US President-elect Donald Trump has announced plans for his first press conference since 27 July 2016, making it the first he will have held since winning the presidency in November. Trump tweeted on Tuesday (3 January) night that the conference will be held on 11 January in New York City, describing it as a "general news conference".

Trump had originally stated that he would hold a press conference on 15 December after questions about his relationship with the media continued to circle, but earlier that week he postponed, tweeting that he would hold a press conference on how his children would take over his business "in the near future".

The President-elect's reluctance to face the press pack is unusual for recent presidents. George W Bush held a press conference two days after Al Gore's concession and Barack Obama held one three days after his initial election in 2008.

However, some supporters have questioned why Trump should hold press conferences at all, with many thinking that media organisations have been unduly hostile to the incoming leader. Former speaker of the House of Representatives Newt Gingrich suggested in November that Trump should not hold them: "The news media so totally disgraced itself in this election, if I were Trump I would just say no," he told USA Today.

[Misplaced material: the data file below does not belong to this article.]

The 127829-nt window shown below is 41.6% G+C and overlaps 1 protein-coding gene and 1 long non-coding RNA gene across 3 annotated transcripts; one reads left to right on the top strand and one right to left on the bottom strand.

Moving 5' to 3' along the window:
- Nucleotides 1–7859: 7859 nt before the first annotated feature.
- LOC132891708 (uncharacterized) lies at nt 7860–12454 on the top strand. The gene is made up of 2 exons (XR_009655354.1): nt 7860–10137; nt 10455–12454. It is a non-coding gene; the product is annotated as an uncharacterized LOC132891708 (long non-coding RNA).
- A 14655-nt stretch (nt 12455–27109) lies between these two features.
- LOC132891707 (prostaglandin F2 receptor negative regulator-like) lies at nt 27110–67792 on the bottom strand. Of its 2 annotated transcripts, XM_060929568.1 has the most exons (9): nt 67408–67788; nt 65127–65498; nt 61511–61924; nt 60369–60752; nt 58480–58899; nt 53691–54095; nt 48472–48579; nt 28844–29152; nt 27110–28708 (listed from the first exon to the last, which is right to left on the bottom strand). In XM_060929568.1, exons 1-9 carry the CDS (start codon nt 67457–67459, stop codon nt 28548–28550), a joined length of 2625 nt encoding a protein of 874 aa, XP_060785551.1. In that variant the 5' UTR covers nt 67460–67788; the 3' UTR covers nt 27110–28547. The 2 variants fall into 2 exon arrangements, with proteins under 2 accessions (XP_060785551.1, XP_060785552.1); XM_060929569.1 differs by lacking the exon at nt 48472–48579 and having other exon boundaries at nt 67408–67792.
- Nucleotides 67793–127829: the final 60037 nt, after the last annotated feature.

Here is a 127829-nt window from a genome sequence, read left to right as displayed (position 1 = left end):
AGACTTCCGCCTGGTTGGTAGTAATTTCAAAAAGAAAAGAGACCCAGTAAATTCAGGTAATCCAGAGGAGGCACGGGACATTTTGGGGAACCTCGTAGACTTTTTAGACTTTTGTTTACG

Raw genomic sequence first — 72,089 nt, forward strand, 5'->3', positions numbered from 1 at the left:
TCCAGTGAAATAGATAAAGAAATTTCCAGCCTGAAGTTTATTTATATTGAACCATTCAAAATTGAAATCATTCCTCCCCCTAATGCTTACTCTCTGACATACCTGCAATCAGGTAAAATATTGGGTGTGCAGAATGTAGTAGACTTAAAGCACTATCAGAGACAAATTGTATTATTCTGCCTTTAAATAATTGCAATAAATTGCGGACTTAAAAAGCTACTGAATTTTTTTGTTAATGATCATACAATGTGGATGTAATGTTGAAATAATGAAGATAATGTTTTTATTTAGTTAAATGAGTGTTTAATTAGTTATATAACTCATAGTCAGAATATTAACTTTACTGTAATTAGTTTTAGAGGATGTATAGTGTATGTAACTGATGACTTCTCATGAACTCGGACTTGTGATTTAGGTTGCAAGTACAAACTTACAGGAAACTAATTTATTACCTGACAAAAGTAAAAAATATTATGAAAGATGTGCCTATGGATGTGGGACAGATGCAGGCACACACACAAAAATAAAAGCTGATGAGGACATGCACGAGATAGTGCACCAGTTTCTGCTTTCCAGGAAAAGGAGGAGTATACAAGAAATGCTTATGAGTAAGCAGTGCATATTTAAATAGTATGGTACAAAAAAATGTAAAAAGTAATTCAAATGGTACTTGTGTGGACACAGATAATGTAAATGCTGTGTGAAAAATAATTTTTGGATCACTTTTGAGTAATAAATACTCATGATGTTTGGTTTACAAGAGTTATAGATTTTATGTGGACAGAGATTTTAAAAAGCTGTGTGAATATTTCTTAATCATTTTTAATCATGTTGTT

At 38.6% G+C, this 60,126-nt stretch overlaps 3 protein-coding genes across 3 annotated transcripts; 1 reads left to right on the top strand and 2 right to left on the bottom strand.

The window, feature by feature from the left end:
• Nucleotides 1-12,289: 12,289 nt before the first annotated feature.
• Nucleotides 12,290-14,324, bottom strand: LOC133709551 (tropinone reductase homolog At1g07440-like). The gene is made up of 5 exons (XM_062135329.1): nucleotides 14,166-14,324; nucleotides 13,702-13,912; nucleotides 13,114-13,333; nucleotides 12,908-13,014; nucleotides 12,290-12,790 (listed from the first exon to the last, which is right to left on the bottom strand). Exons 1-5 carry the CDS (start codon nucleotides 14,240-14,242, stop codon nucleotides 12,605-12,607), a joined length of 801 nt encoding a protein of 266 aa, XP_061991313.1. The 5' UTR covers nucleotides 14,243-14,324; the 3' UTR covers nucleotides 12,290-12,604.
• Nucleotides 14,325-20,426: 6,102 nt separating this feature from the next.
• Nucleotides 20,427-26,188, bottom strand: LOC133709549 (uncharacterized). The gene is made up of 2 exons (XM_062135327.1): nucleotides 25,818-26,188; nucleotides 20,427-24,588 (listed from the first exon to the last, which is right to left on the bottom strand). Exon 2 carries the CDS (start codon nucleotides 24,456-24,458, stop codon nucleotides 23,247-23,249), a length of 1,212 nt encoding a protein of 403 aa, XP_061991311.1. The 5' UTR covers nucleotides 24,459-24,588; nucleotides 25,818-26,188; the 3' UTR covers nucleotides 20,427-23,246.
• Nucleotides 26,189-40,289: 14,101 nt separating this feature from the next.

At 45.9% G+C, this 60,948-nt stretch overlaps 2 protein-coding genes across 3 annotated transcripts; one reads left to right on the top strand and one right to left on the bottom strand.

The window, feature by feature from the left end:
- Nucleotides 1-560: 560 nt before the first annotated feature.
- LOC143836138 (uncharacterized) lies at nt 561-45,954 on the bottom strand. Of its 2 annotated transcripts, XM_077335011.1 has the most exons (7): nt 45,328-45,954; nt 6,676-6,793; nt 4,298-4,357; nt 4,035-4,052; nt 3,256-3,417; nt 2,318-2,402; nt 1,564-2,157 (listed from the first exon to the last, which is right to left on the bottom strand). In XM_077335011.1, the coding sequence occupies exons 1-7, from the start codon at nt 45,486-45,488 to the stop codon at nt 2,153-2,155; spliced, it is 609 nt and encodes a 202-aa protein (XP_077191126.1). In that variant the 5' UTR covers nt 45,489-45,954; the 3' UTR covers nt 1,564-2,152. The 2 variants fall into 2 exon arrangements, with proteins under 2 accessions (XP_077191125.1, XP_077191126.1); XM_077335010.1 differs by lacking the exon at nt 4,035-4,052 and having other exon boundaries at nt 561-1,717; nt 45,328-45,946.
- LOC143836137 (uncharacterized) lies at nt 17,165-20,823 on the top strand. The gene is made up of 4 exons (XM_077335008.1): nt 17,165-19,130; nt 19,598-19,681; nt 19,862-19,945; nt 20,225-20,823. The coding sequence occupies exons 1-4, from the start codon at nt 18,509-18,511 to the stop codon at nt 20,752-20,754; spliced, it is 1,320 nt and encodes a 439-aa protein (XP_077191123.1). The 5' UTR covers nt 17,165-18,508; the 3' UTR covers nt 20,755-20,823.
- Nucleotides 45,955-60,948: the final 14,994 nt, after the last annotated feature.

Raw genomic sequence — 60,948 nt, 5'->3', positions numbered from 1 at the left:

During Trump's last press conference he said that he "hoped" Russia would hack Hillary Clinton to find her deleted emails, later saying that he was being "sarcastic". With Russian hacking dominating news during December, it's likely that the topic will come up again.

So will his relationship with congressional Republicans, who today speedily U-turned on plans to gut the congressional independent ethics watchdog after Trump tweeted: "Do they really have to make [the proposal]... their number one act and priority?"

The president-elect has so far preferred to make most of his announcements through Twitter, with some questioning whether this will continue once he's in the Oval Office.

Follow James Tennent on Twitter: @duckytennent